It's certainly easy enough to re-calibrate, so give it a try, but keep in mind your depth finder won't gybe with the charts once you've added an offset.
There's only ONE time that a DS will agree with a chart anyway. When the tide is at MLW or MLLW depending on the chart datum.
One is ALWAYS required to do some math at ALL OTHER TIMES.
And don't forget, the bottom usually slopes, right? So all those nice fuzzy lines on the charts with numbers on them are merely RELATIVE and you're usually between the lines anyway.
I understand navigating with depth contours quite well, and have used it often. Yes, one MUST know the height of the tide and make those3 corrections. But please remember, those depths were charted years, decades and sometimes even eons ago.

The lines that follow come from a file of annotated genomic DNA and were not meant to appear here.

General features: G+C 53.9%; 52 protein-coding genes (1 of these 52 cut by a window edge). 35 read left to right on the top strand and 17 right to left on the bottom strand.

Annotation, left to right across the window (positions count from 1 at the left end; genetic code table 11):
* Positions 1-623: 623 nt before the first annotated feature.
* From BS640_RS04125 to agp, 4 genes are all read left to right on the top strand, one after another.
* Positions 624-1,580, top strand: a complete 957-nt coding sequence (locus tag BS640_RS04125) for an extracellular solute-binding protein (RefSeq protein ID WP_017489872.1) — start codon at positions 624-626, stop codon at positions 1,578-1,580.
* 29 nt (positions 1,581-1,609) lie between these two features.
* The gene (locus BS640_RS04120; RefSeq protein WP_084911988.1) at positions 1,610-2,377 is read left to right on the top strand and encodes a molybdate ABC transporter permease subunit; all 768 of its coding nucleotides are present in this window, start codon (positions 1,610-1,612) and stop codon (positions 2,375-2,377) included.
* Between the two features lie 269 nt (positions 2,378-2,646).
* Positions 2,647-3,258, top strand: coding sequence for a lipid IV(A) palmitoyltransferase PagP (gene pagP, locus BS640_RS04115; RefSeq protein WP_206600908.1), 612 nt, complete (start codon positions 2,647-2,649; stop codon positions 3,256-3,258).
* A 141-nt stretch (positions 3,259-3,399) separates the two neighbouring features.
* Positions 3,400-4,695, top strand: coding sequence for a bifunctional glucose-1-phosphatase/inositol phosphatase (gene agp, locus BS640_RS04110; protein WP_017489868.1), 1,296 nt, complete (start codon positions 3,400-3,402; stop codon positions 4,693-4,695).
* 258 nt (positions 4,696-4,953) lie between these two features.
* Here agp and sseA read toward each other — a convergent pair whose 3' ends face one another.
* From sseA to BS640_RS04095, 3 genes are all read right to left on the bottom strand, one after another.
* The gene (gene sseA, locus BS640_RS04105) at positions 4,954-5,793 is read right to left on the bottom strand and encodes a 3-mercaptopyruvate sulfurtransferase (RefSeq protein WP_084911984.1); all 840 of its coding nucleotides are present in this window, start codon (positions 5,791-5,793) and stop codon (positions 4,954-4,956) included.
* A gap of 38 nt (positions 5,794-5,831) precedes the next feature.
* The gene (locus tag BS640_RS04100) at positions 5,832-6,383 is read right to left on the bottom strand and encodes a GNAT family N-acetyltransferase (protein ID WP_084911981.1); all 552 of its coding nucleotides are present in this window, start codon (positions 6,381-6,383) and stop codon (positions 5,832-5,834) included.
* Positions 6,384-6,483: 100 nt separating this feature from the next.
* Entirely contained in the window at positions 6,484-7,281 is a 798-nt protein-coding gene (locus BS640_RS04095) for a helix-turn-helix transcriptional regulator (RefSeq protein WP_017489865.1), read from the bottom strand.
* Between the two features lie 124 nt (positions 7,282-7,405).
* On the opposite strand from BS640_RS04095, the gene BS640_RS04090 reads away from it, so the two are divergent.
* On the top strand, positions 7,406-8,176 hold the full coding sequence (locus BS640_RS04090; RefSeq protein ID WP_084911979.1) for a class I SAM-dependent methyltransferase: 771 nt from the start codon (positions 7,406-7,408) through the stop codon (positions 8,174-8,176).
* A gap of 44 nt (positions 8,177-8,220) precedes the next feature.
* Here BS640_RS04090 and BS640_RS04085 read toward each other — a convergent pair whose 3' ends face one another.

That's why all navigation courses carefully note that navigation/piloting should use as many different methods for determining position as possible.
I have two areas of skinny water I encounter regularly. For both, I have determined over the years what the tide height MUST BE for me to transit those two spots. Think of it as a DS reading done backwards!
So, as long as YOU decide what YOU like and what works for YOU, have at it.